Guidelines will not solve every problem, as Dr Mark Charny explains in the second article in this series


Guidelines are not the answer to every problem. You need to define what you are trying to achieve, and then choose a suitable tool for the job. There are two key questions to consider:

  • Do you have a problem?
  • If you do, will a guideline help?


It is easy to overlook problems that we do have – our blind spots. We assume that the way we do things is for the best, or that circumstances prevent things from being better.

But it is also easy to think you have a problem when you haven't, especially when you compare the way things are with the way you would like them to be in an ideal world.

Problems are identified in an absolute or a relative (comparative) way. Maternal deaths are generally considered unacceptable and, by definition, are a problem even if subsequent investigation suggests that the woman received the best possible care. Similarly, prescribing the wrong drug or the wrong dose of a drug may be considered unacceptable, as might failure to obtain informed consent. In these examples, we are interested in every instance of the event, whether or not others have a higher or lower rate of events.

Most problems, however, are defined in a relative way. For example, when we consider wound infection following surgery, patient satisfaction, hip replacement failure rate, or screening rates, we may choose to define a problem by comparison with figures achieved by others in similar circumstances. A 90% screening rate may not be considered a problem if similar practices achieve 85%, but may give rise to concern if similar practices achieve 95%.

Sources of comparative data include:

  • Routine statistics, such as PACT and Hospital Episode Statistics
  • Repeated surveys, such as the General Practice Morbidity Survey
  • Ad hoc enquiries, such as local lifestyle surveys and many audits
  • Comparison of your practice with estimates or descriptions in the published literature
  • Anecdotal evidence, such as conversations between partners in a practice, between practices in a PCG, and discussions at PGMC events etc.


Having satisfied yourself that you have a problem, you need to consider whether a guideline is going to improve matters. As discussed in the previous article in this series, guidelines cover all sorts of activity and come in various forms. The need for a guideline can only be established in respect to a specific document in a specific context.


  • A practice finds that too many patients receive repeat prescriptions without seeing a doctor after an agreed period. The practice may agree that no-one should receive repeat NSAID prescriptions for more than a year without being seen in the surgery. A guideline may be drawn up and issued, but it may be much simpler to alter the computer system so that a repeat prescription cannot be printed out for a period of longer than one year without new authorisation from the prescriber.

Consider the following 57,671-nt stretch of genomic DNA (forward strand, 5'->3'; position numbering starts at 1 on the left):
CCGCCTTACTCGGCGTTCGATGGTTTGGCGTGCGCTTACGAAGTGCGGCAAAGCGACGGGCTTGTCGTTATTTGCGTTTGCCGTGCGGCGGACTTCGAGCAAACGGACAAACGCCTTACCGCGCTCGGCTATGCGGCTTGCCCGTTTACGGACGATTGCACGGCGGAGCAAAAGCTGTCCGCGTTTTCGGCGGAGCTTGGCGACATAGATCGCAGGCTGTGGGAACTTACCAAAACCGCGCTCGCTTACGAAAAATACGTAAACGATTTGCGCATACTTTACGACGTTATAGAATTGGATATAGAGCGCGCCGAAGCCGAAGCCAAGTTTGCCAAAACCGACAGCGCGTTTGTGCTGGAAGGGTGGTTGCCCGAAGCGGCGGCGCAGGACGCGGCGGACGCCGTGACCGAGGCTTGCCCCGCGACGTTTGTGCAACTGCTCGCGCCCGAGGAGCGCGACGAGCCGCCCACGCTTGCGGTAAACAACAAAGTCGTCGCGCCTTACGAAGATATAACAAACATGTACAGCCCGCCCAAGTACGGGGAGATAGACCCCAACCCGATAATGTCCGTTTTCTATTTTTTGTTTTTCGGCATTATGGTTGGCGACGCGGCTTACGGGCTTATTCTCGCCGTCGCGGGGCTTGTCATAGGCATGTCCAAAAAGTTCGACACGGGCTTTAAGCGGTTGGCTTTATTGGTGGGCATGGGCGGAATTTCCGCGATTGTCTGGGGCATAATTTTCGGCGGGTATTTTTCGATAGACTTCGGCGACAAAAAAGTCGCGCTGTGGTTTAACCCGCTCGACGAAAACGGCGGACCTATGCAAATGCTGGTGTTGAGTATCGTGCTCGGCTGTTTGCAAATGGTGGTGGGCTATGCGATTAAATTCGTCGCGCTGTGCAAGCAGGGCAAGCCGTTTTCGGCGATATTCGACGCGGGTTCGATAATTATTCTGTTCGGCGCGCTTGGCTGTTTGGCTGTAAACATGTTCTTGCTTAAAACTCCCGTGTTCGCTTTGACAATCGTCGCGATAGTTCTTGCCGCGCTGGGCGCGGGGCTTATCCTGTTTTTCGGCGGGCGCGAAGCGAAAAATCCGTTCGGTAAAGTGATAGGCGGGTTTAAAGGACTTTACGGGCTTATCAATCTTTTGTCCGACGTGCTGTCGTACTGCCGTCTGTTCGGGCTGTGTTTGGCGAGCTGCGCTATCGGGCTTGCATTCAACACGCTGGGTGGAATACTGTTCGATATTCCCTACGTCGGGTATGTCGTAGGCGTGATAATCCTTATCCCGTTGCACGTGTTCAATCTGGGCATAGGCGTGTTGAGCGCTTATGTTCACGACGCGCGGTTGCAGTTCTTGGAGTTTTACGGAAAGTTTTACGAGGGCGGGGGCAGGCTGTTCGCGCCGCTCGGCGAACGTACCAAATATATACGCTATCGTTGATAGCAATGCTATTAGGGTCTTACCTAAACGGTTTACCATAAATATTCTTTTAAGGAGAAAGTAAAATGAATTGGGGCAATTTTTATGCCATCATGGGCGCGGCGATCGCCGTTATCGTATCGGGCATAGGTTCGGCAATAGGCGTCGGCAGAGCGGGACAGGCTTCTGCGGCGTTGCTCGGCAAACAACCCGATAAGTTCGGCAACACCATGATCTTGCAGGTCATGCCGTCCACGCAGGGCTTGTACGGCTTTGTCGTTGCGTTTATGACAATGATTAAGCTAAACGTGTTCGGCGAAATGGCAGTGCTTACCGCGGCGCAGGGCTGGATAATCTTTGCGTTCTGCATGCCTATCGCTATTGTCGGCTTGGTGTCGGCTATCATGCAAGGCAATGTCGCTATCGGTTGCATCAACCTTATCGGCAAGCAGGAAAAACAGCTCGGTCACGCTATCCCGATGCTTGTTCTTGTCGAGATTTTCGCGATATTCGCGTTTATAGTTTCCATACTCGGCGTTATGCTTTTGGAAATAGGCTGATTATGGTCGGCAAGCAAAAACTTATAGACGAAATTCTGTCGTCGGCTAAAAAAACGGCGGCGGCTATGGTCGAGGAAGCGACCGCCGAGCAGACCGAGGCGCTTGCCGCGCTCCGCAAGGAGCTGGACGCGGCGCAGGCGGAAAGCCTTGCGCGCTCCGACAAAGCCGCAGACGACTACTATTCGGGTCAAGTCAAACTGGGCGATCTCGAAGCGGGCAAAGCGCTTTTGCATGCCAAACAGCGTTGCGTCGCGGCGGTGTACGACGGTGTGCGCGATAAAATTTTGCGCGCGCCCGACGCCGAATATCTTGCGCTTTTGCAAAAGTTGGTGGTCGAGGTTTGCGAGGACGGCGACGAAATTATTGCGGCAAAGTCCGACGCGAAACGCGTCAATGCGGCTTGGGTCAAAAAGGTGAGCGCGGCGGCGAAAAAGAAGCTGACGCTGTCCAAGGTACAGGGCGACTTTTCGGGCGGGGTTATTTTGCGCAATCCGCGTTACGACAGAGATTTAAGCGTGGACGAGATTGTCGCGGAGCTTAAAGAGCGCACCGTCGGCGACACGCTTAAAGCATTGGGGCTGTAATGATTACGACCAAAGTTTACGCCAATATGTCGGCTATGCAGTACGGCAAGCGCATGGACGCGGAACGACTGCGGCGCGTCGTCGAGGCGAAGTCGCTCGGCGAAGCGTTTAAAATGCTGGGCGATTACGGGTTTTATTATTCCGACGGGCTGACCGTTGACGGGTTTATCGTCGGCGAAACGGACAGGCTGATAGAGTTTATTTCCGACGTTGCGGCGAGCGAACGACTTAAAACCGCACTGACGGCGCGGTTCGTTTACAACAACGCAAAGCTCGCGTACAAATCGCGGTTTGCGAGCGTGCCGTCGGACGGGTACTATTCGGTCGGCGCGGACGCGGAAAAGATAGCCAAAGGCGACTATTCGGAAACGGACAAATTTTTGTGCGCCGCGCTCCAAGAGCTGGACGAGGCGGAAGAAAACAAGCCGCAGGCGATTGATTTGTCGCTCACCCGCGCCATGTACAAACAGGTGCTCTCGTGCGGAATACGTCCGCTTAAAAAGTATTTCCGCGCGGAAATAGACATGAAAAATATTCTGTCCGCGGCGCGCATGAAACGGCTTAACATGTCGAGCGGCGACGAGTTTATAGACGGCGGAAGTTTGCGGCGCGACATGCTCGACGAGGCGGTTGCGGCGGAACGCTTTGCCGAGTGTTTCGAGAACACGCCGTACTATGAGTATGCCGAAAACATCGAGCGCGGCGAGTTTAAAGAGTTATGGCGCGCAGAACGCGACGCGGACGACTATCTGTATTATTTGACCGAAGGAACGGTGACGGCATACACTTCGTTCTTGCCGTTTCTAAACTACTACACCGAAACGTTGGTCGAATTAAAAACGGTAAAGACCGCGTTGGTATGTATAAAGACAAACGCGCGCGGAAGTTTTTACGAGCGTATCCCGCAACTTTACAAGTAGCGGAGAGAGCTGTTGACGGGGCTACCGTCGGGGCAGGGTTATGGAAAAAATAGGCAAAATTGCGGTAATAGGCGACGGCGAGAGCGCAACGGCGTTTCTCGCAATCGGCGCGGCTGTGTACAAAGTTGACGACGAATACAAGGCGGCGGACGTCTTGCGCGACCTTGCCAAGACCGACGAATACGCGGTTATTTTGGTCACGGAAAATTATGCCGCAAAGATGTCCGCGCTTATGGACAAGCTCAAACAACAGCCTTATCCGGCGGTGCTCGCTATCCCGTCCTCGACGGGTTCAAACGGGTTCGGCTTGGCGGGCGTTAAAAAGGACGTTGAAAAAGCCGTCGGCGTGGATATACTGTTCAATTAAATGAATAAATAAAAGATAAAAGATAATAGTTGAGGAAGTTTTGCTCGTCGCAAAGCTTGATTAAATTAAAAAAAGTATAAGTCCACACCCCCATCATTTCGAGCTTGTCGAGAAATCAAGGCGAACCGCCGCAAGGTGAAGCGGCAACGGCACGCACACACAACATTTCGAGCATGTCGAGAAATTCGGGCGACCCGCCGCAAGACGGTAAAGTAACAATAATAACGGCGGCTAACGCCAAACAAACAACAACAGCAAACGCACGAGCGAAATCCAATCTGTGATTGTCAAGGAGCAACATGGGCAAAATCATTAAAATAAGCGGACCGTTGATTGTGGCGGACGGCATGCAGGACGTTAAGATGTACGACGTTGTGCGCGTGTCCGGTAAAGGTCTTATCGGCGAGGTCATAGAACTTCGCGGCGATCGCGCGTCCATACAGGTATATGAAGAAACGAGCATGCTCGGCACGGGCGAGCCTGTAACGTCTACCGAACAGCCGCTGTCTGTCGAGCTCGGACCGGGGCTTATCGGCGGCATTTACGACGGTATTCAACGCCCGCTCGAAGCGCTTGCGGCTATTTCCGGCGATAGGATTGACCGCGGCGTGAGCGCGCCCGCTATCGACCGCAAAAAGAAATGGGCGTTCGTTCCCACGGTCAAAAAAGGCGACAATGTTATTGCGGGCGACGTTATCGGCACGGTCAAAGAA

• Local screening rates may be lower than average. Instead of introducing a guideline, an ad hoc survey may reveal that those who do not accept screening invitations tend to have child-care problems, and providing creche facilities or offering appointments in the evenings or on Saturday mornings may increase rates.
  • A practice may not be as successful as comparable practices in opportunistic screening for cardiovascular risk factors in middle-aged patients. A guideline may be very valuable in reminding everyone about which patients should be screened opportunistically, and which measurements or tests or questions are appropriate. The receptionist might flag the notes of apparently eligible patients, the practice nurse may make agreed measures, and the nurse or doctor may take action in accordance with the guidelines in the light of the results.


Don't assume that you have a problem – check it out and choose an approach that offers the most gain with the least pain.

Guidelines are often complex and will not usually work without a good deal of implementation effort. In general, structural solutions agreed by the practice (e.g. automatically highlighting abnormal test results) generate more lasting results with less effort.

Conveying detailed information and persuading people to read it, absorb it and act on it is often necessary in clinical work, but don't embark on an educational and developmental approach unless you have considered the alternatives carefully.

Guidelines in Practice, March 1999, Volume 2
© 1999 MGP Ltd
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